Tuesday, December 13, 2016

From Town Hall to Brand New Law (Or Not)

 Are you ready to engage in debate in your classroom? Check out this presentation from the 2016 Georgia Council of the Social Studies Conference.

Active Citizen: Make It So!

This lesson is about how to engage students by modeling a town hall debate using current controversial topics and character roles. Debates can be used to facilitate topic learning in the classroom. Students both debate and plan strategy to bring a successful initiative to the ballot. The conclusion of the debate will require students to reflect and vote via secret ballot as to the best argument presented.

Engagement: Researching Government & the People

As part of the research process, students will evaluate sources and use evidence to craft arguments that reflect democratic principles.  Students will develop questions and plan inquiries for their debate opponents. Students will evaluate public policies in terms of outcomes and consequences to prepare position statements. To craft adequate statements, students will analyze the impact of civic virtues, democratic principles, and rights. The debate will require students to examine historical, contemporary, and emerging views of changing societies, promoting the common good, and protecting rights. At the finish of debates, students will communicate their conclusions and encourage informed action.

Debate Questions:
  • What is the historical process or foundation used for/against this topic?
  • What rights or responsibilities does this topic address in today’s society or evolution of the American democracy?
  • How does this topic engage citizens into a larger understanding of society and/or history?
  • How do citizens decide to accept or change their position on this topic?
  • How can this topic allow individuals to make choices to amend or change their position?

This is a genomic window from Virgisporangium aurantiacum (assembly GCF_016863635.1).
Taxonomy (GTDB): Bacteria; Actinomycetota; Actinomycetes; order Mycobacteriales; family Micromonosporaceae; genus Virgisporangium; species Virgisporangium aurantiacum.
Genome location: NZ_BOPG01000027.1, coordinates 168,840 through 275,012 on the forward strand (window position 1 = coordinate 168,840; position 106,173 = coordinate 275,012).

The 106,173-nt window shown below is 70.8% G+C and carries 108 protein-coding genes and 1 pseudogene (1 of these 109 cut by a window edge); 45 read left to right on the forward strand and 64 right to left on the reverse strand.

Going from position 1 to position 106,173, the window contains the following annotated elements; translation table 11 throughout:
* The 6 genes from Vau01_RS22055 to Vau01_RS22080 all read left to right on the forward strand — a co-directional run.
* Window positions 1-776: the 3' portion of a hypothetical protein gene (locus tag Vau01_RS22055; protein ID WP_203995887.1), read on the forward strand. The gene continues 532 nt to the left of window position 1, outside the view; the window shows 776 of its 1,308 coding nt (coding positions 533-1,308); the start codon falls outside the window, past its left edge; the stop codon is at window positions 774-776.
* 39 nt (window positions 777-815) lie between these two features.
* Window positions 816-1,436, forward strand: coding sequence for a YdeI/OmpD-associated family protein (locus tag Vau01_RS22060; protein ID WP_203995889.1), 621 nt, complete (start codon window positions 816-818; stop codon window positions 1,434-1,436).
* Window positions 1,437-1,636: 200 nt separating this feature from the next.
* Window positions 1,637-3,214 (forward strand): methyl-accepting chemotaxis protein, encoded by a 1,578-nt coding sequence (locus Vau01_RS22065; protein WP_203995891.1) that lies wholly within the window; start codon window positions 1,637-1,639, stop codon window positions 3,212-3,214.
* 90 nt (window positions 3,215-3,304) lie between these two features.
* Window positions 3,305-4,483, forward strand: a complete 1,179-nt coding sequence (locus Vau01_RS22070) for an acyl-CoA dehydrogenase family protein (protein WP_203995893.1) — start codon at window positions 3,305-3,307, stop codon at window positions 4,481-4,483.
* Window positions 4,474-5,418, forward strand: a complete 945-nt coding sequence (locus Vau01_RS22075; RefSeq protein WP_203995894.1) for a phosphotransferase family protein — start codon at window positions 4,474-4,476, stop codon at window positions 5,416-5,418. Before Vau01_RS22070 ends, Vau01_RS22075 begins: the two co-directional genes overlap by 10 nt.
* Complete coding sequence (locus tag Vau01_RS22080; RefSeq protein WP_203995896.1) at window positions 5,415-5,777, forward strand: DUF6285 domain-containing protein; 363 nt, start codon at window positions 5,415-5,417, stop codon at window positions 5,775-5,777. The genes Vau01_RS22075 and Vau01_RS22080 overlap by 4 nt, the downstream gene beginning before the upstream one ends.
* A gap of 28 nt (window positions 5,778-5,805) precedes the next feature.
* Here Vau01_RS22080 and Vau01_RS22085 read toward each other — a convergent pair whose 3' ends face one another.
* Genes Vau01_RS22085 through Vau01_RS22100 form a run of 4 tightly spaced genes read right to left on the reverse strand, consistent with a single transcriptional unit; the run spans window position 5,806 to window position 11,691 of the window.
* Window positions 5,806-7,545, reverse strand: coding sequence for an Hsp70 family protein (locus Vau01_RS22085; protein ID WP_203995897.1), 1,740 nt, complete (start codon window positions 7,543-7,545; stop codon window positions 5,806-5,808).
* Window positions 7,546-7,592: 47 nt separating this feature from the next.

The Great Debate
  •  Each side gets a 2 minute opening statement
  • One person speaks for 3 minutes and then is questioned by BOTH people from the opposing side for a total of 4 minutes.  During this time the one person who spoke is “on their own” to defend what they said while being questioned by the two who oppose them.
  • Then one person from the other side speaks for 3 minutes and is questioned for 4 minutes.  This continues with the 2nd person from the first team speaking for 3 minutes and then being questioned for 4 minutes and finally the 2nd person from the final team speaking for 3 minutes and being questioned for 4 minutes.
  • After each side gives their closing statement a vote is taken from the class.
  • Vote via secret ballot on which side presented the best argument & answered the arguments of the opposing side.

Engagement Examples: Government and the People
  • Twitter Town Hall @ THE WHITE HOUSE  Petition the White House
  • Big Block of Cheese Day
A photo posted by Histocrats (@histocrats) on

Resources for Current Information

Electronic Debate in Class -Media Options for the Classroom
  • Google Classroom (comments enabled)   
  • Padlet
    Edmodo (comments enabled)    
  • TodaysMeet
  • Poll Everywhere